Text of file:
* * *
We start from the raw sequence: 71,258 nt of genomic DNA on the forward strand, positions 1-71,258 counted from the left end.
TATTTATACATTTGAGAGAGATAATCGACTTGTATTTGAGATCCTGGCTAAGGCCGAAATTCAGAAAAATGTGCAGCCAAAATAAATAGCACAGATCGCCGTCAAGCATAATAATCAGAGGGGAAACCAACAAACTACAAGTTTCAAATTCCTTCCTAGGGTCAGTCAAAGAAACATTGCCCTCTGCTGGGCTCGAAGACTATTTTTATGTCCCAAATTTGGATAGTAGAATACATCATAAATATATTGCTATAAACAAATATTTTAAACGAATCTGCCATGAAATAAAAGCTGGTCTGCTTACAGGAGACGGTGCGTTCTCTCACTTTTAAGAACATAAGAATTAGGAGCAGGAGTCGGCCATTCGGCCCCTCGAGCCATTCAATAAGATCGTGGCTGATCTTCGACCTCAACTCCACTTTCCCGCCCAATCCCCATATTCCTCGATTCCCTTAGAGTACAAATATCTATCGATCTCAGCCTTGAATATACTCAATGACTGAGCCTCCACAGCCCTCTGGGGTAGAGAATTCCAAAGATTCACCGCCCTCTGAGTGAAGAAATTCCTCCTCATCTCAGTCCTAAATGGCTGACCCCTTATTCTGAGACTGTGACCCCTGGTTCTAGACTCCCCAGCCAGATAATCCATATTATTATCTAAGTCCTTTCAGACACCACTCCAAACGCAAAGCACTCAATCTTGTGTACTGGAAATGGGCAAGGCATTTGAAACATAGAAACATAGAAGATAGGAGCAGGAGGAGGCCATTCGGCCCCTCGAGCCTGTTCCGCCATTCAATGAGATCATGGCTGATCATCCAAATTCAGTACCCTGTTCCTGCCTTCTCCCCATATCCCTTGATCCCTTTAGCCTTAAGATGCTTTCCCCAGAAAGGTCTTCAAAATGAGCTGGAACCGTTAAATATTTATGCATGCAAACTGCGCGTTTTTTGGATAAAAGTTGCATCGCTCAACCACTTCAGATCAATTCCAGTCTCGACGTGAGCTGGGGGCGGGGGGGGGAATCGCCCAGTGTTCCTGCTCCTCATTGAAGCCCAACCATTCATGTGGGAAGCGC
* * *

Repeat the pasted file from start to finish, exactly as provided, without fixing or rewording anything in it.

We start from the raw sequence: 71,258 nt of genomic DNA on the forward strand, positions 1-71,258 counted from the left end.
TATTTATACATTTGAGAGAGATAATCGACTTGTATTTGAGATCCTGGCTAAGGCCGAAATTCAGAAAAATGTGCAGCCAAAATAAATAGCACAGATCGCCGTCAAGCATAATAATCAGAGGGGAAACCAACAAACTACAAGTTTCAAATTCCTTCCTAGGGTCAGTCAAAGAAACATTGCCCTCTGCTGGGCTCGAAGACTATTTTTATGTCCCAAATTTGGATAGTAGAATACATCATAAATATATTGCTATAAACAAATATTTTAAACGAATCTGCCATGAAATAAAAGCTGGTCTGCTTACAGGAGACGGTGCGTTCTCTCACTTTTAAGAACATAAGAATTAGGAGCAGGAGTCGGCCATTCGGCCCCTCGAGCCATTCAATAAGATCGTGGCTGATCTTCGACCTCAACTCCACTTTCCCGCCCAATCCCCATATTCCTCGATTCCCTTAGAGTACAAATATCTATCGATCTCAGCCTTGAATATACTCAATGACTGAGCCTCCACAGCCCTCTGGGGTAGAGAATTCCAAAGATTCACCGCCCTCTGAGTGAAGAAATTCCTCCTCATCTCAGTCCTAAATGGCTGACCCCTTATTCTGAGACTGTGACCCCTGGTTCTAGACTCCCCAGCCAGATAATCCATATTATTATCTAAGTCCTTTCAGACACCACTCCAAACGCAAAGCACTCAATCTTGTGTACTGGAAATGGGCAAGGCATTTGAAACATAGAAACATAGAAGATAGGAGCAGGAGGAGGCCATTCGGCCCCTCGAGCCTGTTCCGCCATTCAATGAGATCATGGCTGATCATCCAAATTCAGTACCCTGTTCCTGCCTTCTCCCCATATCCCTTGATCCCTTTAGCCTTAAGATGCTTTCCCCAGAAAGGTCTTCAAAATGAGCTGGAACCGTTAAATATTTATGCATGCAAACTGCGCGTTTTTTGGATAAAAGTTGCATCGCTCAACCACTTCAGATCAATTCCAGTCTCGACGTGAGCTGGGGGCGGGGGGGGGAATCGCCCAGTGTTCCTGCTCCTCATTGAAGCCCAACCATTCATGTGGGAAGCGC